“The Little Albert Experiment”
After many months observing young children, John Hopkins University psychologist Dr. John B. Watson concluded that infants could be conditioned to be scared of non-threatening objects or stimuli. All he needed was first-hand proof. Since it was 1919 and experimental ethics were nowhere near as strict as they are today, Watson, along with his graduate student Rosalie Rayner, set about designing an experiment to test their theory. Thanks to their connections at the Baltimore hospital, they were able to find a young baby, named âAlbert’, and âborrow’ him for the afternoon. While Albert’s mother might have consented to her son helping out scientific research, she had no idea what Watson was actually planning.
The young Albert was just nine months old when he was taken from a hospital and put to work as Watson’s guinea pig. At first, Watson carried out a series of baseline tests, to see that the child was indeed emotionally stable and at the accepted stage of development. But then the tests got creepier. Albert was shown several furry animals. These included a dog, a white rat and a rabbit. Watson would show these toys to Albert while at the same time banging a hammer against a metal bar. This was repeated a number of times. Before long, Albert was associating the sight of the furry animals with the fear provoked by the loud, unpleasant noise. Indeed, within just a short space of time, just seeing the furry rat could distress the child.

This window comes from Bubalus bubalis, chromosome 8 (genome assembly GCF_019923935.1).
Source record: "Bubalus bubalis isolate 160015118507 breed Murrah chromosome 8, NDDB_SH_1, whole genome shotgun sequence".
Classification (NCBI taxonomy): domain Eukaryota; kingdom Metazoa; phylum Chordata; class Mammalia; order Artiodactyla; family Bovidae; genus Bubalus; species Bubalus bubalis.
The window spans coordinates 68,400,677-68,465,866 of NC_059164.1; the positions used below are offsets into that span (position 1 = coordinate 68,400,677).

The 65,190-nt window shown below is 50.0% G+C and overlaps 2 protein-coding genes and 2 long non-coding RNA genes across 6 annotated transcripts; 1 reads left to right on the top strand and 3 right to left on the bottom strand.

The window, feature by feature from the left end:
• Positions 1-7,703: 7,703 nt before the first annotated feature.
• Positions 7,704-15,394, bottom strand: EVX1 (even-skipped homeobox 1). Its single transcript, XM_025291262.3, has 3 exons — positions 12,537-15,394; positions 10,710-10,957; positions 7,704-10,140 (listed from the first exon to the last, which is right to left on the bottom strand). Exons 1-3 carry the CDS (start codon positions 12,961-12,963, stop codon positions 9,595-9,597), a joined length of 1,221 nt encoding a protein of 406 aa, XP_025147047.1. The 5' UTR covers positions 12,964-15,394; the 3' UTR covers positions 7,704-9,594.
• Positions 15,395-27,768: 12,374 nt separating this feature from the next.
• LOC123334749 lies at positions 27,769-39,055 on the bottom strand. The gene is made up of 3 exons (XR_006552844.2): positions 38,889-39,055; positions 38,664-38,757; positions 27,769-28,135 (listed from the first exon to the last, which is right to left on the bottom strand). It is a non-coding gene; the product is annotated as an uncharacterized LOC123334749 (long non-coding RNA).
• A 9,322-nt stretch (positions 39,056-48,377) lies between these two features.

Watson noted at the time: “The instant the rat was shown, the baby began to cry. Almost instantly he turned sharply to the left, fell over on [his] left side, raised himself on all fours and began to crawl away so rapidly that he was caught with difficulty before reaching the edge of the table.” The scientist and his research partner had achieved their goal: they had proof that, just as in animals, classical conditioning can be used to influence or even dictate emotional responses in humans. Watson published his findings the following year, in the prestigious Journal of Experimental Psychology.
Even at the time, Watson’s methods were seen as unethical. After all, isn’t a doctor supposed to âdo no harm’? What’s more, Watson never worked with Little Albert again, so he wasn’t able to reverse the process. But still, the results were heralded as a breakthrough in our understanding of popular psychology. Notably, Watson recorded the Little Albert Experiment, and the videos can be seen online today. And, for what it’s worth, most experts now agree that, though he would have most likely feared furry objects for a short spell of time during his childhood, Little Albert probably lost the association between cute toys and loud noises.